Spotify explained why it’s ditching the traditional IPO for a direct listing on the NYSE on April 3rd today during its Investor Day presentation. With no lockup period and no intermediary bankers, Spotify thinks it can go public without all the typical shenanigans.
Spotify described the rationale for using a direct listing with five points:
- List Without Selling Shares – Spotify has plent of money with $1.3 billion in cash and securities, has no debt since it converted that into equity for investors, and has positive free cash flow
- Liquidity – Investors and employees can sell on public market and sell at time of their choosing without investors shorting a lockup expiration, while new investors can join in
- Equal Access – Bankers won’t get preferred access. Instead, the whole world will get access at the same time. “No underwriting syndicate, no limited float, no IPO allocations, no preferential treatment”.
- Transparency – Spotify wants to show the facts about its business to everyone via today’s presentation, rather than giving more info to bankers in closed door meetings
- Market-Driven Price Discovery – Rather than setting a specific price with bankers, Spotify will let the public decide what it’s worth. “We think the wisdom of crowds trumps expert intervention”.
Spotify won’t wait for the direct listing, and on March 26th will announce first quarter and 2018 guidance before markets open. It also announced today that there will be no lock-up period, so employees can start selling their shares immediately. This prevents a looming lock-up period expiration that can lead to a dump of shares on the market that sinks the price from spooking investors.
It’s unclear exactly what Spotify will be valued at on April 3rd, but during 2018 its shares have traded on the private markets for between $90 and $132.50, valuing the company at $23.4 billion at the top of the range. The music streaming service now has 159 million monthly active users (up 29 percent in 2017) and 71 million paying subscribers (up 46 percent in 2017.
During CEO Daniel Ek’s presentation, he explained that Spotify emerged as an alternative to piracy by convenience to make paying or ad-supported access easier than stealing. Now he sees the company as the sole leading music streaming service that’s a dedicated music company, subtly throwing shade at Apple, Google, and Amazon. “We’re not focused on selling hardware. We’re not focused on selling books. We’re focused on selling music and connecting artists with fans” said Ek.
Head of R&D Gustav Soderstrom outlined Spotify’s ubiquity strategy, opposed to trying to lock users into a “single platform ecosystem”. He says Spotify does “what’s best for the user and not for the company, and trying to solve the users’ problems by being everywhere.” That’s more shade for Apple, who’s HomePod only works with Apple Music despite customers obviously wishing they could play other streaming services through it.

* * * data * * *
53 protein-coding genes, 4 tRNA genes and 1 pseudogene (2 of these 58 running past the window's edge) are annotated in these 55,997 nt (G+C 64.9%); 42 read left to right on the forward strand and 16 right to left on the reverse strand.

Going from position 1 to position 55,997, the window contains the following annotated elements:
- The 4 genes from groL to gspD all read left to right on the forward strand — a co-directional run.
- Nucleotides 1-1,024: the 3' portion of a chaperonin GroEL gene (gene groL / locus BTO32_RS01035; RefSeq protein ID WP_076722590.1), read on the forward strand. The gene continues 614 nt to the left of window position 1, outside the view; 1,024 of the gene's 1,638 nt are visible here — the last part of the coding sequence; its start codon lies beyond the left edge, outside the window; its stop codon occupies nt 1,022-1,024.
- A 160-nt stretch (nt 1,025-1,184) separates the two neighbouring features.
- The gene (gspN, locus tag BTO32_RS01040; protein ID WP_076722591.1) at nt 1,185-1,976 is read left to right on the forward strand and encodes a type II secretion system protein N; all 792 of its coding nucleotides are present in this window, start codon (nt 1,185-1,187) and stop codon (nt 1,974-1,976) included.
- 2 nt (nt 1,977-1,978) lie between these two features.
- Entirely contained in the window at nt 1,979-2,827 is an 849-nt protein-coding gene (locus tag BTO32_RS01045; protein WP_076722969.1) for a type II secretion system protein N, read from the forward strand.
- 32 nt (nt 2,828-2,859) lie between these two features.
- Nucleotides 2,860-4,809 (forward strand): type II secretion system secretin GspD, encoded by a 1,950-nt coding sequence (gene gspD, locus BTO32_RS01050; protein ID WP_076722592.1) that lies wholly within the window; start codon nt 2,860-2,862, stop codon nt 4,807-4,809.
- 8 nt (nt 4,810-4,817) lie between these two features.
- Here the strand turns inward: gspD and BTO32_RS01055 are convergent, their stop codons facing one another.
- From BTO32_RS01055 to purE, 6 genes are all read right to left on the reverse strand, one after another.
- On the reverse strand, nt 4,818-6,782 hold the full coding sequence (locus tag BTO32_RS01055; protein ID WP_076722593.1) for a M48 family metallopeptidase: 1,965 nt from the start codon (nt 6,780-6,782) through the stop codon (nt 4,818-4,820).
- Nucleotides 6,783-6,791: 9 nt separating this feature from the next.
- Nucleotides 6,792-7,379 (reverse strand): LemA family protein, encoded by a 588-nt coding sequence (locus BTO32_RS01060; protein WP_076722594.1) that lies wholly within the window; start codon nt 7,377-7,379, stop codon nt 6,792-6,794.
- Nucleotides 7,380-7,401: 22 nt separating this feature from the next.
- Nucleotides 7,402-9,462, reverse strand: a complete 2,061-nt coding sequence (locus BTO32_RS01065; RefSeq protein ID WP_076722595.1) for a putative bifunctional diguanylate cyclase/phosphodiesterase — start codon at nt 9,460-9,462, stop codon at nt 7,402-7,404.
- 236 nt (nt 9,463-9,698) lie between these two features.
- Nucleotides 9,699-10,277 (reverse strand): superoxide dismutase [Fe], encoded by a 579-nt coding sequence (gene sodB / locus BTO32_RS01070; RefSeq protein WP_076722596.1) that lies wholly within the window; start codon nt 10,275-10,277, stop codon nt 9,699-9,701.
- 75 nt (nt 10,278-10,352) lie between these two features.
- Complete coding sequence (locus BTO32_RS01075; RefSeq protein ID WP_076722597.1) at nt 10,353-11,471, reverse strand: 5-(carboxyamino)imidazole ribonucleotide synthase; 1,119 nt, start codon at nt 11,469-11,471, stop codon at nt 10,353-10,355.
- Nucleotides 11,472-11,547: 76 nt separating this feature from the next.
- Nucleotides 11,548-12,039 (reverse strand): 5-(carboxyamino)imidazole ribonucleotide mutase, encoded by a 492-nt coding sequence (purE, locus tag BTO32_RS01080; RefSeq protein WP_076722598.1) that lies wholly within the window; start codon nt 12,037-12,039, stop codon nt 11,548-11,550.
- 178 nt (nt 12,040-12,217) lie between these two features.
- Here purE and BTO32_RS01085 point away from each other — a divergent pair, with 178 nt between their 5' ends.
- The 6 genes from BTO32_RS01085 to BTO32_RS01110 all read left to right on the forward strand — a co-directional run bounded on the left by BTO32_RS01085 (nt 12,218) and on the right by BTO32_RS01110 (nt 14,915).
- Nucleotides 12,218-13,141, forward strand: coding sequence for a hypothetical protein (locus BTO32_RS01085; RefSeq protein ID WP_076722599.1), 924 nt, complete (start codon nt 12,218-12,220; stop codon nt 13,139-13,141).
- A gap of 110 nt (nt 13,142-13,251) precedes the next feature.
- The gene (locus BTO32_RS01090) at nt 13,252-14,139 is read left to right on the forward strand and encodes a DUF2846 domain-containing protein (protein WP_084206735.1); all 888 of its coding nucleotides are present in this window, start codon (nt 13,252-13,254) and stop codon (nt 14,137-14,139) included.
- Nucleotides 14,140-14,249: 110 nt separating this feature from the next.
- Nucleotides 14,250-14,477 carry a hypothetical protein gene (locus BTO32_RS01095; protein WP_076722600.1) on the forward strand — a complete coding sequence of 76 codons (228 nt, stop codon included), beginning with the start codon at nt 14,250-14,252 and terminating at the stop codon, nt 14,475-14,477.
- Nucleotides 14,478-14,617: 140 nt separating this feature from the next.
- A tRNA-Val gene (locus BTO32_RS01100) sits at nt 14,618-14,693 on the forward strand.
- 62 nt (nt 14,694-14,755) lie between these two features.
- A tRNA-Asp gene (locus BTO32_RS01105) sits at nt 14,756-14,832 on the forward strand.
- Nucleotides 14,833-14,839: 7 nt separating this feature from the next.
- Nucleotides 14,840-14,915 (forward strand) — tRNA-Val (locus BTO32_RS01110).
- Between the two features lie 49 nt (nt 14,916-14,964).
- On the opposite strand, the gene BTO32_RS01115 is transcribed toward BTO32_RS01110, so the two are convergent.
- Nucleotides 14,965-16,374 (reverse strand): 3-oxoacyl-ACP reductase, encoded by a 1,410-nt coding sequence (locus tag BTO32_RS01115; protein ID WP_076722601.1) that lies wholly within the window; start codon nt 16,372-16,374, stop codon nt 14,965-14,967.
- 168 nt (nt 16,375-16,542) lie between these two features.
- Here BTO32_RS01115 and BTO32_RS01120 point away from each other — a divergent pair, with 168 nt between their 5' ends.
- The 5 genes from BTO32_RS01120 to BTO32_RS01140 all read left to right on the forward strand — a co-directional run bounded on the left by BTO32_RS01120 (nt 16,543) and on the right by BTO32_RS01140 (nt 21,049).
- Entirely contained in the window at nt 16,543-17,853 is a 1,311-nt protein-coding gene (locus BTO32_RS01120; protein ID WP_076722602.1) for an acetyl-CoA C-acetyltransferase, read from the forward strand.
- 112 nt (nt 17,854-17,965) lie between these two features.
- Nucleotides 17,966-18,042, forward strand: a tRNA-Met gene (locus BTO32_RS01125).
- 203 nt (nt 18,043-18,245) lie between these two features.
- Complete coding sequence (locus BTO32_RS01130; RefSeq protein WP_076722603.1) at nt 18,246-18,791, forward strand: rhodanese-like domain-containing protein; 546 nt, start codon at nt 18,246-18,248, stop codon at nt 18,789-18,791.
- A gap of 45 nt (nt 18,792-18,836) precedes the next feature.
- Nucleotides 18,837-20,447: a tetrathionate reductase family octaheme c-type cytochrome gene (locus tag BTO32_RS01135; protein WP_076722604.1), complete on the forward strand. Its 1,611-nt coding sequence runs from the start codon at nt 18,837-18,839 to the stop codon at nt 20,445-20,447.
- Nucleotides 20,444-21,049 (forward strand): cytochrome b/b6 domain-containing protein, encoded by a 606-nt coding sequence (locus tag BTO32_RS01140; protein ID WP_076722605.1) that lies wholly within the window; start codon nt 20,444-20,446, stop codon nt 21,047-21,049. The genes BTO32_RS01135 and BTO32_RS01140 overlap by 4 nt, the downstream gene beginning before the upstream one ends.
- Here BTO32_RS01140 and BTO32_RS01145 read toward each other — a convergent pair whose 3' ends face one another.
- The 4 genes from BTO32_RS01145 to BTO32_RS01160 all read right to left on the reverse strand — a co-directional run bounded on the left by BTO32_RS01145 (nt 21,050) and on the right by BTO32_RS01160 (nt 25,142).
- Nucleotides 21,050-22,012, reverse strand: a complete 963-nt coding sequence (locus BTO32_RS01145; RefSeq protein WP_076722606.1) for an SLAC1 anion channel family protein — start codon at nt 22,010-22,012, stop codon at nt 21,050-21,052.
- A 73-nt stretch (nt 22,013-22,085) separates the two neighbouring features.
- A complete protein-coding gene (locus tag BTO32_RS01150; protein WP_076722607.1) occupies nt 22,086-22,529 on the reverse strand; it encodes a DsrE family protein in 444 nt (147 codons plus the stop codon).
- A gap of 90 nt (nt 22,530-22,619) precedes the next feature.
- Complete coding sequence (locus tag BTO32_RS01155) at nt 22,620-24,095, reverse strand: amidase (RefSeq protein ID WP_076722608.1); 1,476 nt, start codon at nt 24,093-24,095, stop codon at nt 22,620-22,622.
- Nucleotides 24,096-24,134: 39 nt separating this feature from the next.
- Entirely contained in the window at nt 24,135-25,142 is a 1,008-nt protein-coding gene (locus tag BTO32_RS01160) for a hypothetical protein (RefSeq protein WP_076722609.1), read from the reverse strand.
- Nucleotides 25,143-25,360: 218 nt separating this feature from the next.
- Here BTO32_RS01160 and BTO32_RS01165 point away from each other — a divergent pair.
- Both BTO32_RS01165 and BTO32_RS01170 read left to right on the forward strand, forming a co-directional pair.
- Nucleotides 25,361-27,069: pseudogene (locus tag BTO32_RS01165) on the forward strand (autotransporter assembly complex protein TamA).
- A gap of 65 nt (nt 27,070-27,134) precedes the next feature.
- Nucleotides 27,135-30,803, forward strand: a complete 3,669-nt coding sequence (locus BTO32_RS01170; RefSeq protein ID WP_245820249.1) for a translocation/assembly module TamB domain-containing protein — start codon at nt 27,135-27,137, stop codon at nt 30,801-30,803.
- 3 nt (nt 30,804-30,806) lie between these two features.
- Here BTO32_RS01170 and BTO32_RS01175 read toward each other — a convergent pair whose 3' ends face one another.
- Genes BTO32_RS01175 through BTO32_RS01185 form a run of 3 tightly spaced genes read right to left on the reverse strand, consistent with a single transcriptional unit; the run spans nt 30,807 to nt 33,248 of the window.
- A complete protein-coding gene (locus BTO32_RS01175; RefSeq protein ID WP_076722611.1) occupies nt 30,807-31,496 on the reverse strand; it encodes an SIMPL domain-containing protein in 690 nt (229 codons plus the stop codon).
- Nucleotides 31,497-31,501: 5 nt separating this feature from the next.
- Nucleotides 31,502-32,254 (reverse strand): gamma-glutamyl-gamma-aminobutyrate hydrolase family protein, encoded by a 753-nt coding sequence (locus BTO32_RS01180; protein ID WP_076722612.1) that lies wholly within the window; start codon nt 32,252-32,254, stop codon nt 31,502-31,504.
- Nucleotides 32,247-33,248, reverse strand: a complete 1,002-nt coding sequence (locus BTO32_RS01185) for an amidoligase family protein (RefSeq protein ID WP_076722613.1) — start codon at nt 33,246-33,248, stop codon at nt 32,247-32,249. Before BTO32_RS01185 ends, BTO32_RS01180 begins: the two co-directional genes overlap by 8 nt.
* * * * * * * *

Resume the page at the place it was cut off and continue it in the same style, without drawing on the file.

By now being baked into a wide range of third-party hardware through the Spotify Connect program, Soderstrom says Spotify gets a more holistic understanding of its listeners. He declared that Spotify has 5X as much personalization data as its next closest competitor, and that allows it to know what to play you next. He cheekily calls this “self-driving music”.
By directing what people listen to, Spotify becomes the new top 40 radio — the hit-maker. That gives it leverage over the record labels so Spotify can get better licensing deals and favorable treatment. Now over 30 percent of Spotify listening is based on its own programming through featured playlists, artists, and more.
Wall Street loves a two-sided marketplace, so Spotify is positioning itself in the middle of artists and fans, with each side attracting the other. It’s both selling music streaming services to listeners, and selling the tools to reach and monetize those listeners to musicians. That’s both on its platform, and using its targeting and analytics info to deliver efficient ticket and merchandise promotions elsewhere. Ek discussed the flywheel that drives Spotify’s business, explaining that the more people discover music, the more they listen, and the more artists that become successful on the platform, and the more artists will embrace the platform and bring their fans.
Yet with music catalogues and prices mostly similar across the industry, Spotify will have to depend on its personalized recommendations and platform-agnositic strategy to beat its deep pocketed competitors. Music isn’t going away, so whoever can lock in listeners now at the dawn of streaming could keep coining off them for decades. That’s why Spotify not raising cash for marketing through a traditional IPO is a strange choice. But with its focus on playlists and suggestion data, Spotify could build melodic handcuffs for its listeners who wouldn’t dream of starting from scratch on a competitor.
For more on Spotify’s not-an-IPO, check out our feature piece: